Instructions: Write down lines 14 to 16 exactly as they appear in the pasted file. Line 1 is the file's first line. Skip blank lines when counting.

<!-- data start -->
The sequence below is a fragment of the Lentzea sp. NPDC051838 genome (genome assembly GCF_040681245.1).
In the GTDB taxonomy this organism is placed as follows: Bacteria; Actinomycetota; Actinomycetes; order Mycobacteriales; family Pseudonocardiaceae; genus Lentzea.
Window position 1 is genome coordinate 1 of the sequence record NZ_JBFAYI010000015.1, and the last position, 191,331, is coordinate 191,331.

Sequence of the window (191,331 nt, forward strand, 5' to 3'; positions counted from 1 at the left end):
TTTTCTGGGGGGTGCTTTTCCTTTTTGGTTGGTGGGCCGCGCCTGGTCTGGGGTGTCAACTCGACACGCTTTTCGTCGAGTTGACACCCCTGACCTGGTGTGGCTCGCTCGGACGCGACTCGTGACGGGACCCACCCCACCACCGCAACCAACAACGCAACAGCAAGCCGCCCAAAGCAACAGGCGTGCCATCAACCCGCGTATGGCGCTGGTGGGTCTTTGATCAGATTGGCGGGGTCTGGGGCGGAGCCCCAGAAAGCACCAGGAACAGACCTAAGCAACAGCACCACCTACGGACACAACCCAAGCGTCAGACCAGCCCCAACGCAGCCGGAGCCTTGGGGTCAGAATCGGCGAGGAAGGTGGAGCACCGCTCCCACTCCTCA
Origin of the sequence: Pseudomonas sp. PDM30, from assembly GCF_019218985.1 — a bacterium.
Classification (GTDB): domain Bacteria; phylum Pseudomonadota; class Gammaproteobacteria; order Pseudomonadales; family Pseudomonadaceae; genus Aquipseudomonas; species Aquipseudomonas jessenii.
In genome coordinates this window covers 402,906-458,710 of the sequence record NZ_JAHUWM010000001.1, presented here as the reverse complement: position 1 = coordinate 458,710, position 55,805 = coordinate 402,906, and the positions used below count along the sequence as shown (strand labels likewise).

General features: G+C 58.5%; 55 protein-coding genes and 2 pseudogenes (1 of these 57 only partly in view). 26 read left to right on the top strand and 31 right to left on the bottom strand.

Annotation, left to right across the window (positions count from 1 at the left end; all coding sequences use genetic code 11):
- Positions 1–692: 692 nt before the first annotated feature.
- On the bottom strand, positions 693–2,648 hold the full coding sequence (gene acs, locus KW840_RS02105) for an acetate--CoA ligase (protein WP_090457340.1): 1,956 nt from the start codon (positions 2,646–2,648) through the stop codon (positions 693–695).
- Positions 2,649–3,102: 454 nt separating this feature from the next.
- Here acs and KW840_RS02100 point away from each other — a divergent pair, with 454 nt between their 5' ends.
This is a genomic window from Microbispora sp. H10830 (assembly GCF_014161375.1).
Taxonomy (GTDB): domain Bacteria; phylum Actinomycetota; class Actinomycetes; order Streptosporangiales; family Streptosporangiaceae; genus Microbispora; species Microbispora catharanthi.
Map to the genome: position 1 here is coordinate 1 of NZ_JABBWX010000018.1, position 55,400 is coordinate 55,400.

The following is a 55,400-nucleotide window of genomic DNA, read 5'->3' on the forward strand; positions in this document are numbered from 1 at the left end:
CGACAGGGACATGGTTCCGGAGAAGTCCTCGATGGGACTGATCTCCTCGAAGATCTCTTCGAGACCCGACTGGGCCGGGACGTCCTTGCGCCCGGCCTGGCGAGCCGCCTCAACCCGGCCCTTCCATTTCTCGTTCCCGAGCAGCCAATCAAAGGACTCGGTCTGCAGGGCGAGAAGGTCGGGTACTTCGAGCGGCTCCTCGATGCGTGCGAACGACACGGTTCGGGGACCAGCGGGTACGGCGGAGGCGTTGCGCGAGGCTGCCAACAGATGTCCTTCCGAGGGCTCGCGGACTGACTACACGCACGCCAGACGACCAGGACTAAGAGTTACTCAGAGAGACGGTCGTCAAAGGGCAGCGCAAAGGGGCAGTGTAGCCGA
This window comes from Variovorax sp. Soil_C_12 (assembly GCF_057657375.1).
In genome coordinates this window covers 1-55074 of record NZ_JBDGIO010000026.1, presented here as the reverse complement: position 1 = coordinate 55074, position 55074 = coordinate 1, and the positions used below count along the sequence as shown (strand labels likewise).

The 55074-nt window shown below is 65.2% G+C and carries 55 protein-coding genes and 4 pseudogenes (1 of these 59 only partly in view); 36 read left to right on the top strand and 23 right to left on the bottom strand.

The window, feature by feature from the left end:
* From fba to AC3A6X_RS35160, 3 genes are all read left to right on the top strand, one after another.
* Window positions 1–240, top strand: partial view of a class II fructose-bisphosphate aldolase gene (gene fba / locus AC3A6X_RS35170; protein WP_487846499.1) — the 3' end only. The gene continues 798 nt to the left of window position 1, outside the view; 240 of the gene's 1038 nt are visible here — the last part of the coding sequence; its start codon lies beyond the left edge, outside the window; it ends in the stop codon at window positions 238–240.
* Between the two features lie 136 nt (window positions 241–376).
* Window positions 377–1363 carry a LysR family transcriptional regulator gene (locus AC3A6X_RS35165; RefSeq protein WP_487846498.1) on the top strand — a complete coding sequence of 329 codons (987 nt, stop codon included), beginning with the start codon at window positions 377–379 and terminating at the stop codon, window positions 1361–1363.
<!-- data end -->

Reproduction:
- Here acs and KW840_RS02100 point away from each other — a divergent pair, with 454 nt between their 5' ends.
This is a genomic window from Microbispora sp. H10830 (assembly GCF_014161375.1).
Taxonomy (GTDB): domain Bacteria; phylum Actinomycetota; class Actinomycetes; order Streptosporangiales; family Streptosporangiaceae; genus Microbispora; species Microbispora catharanthi.